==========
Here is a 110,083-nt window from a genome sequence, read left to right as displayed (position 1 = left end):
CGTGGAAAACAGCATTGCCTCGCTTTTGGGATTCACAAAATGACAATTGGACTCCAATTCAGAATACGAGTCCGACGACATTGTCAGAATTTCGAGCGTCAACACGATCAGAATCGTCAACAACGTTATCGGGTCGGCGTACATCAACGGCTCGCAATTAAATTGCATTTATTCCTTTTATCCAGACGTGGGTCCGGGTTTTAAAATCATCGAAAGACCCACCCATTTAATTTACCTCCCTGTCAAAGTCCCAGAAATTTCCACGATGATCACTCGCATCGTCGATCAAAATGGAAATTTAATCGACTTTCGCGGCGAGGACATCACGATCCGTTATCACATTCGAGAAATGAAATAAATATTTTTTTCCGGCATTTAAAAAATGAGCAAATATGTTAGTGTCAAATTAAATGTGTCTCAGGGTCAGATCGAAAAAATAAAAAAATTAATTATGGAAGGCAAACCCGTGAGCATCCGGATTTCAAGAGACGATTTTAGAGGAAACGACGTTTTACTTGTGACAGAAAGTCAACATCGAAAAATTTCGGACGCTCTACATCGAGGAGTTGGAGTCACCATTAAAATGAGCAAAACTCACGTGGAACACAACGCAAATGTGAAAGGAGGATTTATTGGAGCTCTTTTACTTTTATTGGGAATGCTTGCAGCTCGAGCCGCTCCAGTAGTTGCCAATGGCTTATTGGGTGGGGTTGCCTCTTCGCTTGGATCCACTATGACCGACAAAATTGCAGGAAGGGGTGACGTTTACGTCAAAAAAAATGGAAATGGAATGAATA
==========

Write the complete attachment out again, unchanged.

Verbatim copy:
Here is a 110,083-nt window from a genome sequence, read left to right as displayed (position 1 = left end):
CGTGGAAAACAGCATTGCCTCGCTTTTGGGATTCACAAAATGACAATTGGACTCCAATTCAGAATACGAGTCCGACGACATTGTCAGAATTTCGAGCGTCAACACGATCAGAATCGTCAACAACGTTATCGGGTCGGCGTACATCAACGGCTCGCAATTAAATTGCATTTATTCCTTTTATCCAGACGTGGGTCCGGGTTTTAAAATCATCGAAAGACCCACCCATTTAATTTACCTCCCTGTCAAAGTCCCAGAAATTTCCACGATGATCACTCGCATCGTCGATCAAAATGGAAATTTAATCGACTTTCGCGGCGAGGACATCACGATCCGTTATCACATTCGAGAAATGAAATAAATATTTTTTTCCGGCATTTAAAAAATGAGCAAATATGTTAGTGTCAAATTAAATGTGTCTCAGGGTCAGATCGAAAAAATAAAAAAATTAATTATGGAAGGCAAACCCGTGAGCATCCGGATTTCAAGAGACGATTTTAGAGGAAACGACGTTTTACTTGTGACAGAAAGTCAACATCGAAAAATTTCGGACGCTCTACATCGAGGAGTTGGAGTCACCATTAAAATGAGCAAAACTCACGTGGAACACAACGCAAATGTGAAAGGAGGATTTATTGGAGCTCTTTTACTTTTATTGGGAATGCTTGCAGCTCGAGCCGCTCCAGTAGTTGCCAATGGCTTATTGGGTGGGGTTGCCTCTTCGCTTGGATCCACTATGACCGACAAAATTGCAGGAAGGGGTGACGTTTACGTCAAAAAAAATGGAAATGGAATGAATA